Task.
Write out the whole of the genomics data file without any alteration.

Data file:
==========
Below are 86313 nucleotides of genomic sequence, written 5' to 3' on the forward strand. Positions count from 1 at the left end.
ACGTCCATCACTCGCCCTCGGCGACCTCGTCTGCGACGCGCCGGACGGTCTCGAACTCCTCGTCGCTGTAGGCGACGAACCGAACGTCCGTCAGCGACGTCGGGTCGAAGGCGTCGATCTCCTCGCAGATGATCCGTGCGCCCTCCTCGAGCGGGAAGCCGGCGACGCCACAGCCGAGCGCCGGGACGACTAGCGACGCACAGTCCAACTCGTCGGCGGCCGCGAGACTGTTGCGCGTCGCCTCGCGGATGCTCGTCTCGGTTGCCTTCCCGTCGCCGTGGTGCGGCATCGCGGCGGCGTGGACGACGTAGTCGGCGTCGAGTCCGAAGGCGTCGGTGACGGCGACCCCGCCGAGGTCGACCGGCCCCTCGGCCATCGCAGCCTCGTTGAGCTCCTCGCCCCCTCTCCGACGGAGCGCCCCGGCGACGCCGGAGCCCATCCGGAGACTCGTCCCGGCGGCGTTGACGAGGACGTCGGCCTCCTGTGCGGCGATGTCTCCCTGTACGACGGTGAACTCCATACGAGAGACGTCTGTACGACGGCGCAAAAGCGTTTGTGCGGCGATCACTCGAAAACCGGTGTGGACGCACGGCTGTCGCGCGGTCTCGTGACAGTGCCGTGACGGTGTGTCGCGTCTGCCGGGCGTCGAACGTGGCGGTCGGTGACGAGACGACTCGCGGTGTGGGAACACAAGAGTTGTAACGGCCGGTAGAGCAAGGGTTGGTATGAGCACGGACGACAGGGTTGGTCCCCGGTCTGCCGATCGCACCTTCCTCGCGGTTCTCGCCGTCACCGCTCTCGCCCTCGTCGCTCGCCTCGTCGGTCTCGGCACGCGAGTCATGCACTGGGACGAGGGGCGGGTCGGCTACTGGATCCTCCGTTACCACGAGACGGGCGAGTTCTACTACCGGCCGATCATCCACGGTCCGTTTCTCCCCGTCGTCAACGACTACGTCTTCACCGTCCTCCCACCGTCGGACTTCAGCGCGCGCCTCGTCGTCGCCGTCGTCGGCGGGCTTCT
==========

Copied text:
Below are 86313 nucleotides of genomic sequence, written 5' to 3' on the forward strand. Positions count from 1 at the left end.
ACGTCCATCACTCGCCCTCGGCGACCTCGTCTGCGACGCGCCGGACGGTCTCGAACTCCTCGTCGCTGTAGGCGACGAACCGAACGTCCGTCAGCGACGTCGGGTCGAAGGCGTCGATCTCCTCGCAGATGATCCGTGCGCCCTCCTCGAGCGGGAAGCCGGCGACGCCACAGCCGAGCGCCGGGACGACTAGCGACGCACAGTCCAACTCGTCGGCGGCCGCGAGACTGTTGCGCGTCGCCTCGCGGATGCTCGTCTCGGTTGCCTTCCCGTCGCCGTGGTGCGGCATCGCGGCGGCGTGGACGACGTAGTCGGCGTCGAGTCCGAAGGCGTCGGTGACGGCGACCCCGCCGAGGTCGACCGGCCCCTCGGCCATCGCAGCCTCGTTGAGCTCCTCGCCCCCTCTCCGACGGAGCGCCCCGGCGACGCCGGAGCCCATCCGGAGACTCGTCCCGGCGGCGTTGACGAGGACGTCGGCCTCCTGTGCGGCGATGTCTCCCTGTACGACGGTGAACTCCATACGAGAGACGTCTGTACGACGGCGCAAAAGCGTTTGTGCGGCGATCACTCGAAAACCGGTGTGGACGCACGGCTGTCGCGCGGTCTCGTGACAGTGCCGTGACGGTGTGTCGCGTCTGCCGGGCGTCGAACGTGGCGGTCGGTGACGAGACGACTCGCGGTGTGGGAACACAAGAGTTGTAACGGCCGGTAGAGCAAGGGTTGGTATGAGCACGGACGACAGGGTTGGTCCCCGGTCTGCCGATCGCACCTTCCTCGCGGTTCTCGCCGTCACCGCTCTCGCCCTCGTCGCTCGCCTCGTCGGTCTCGGCACGCGAGTCATGCACTGGGACGAGGGGCGGGTCGGCTACTGGATCCTCCGTTACCACGAGACGGGCGAGTTCTACTACCGGCCGATCATCCACGGTCCGTTTCTCCCCGTCGTCAACGACTACGTCTTCACCGTCCTCCCACCGTCGGACTTCAGCGCGCGCCTCGTCGTCGCCGTCGTCGGCGGGCTTCT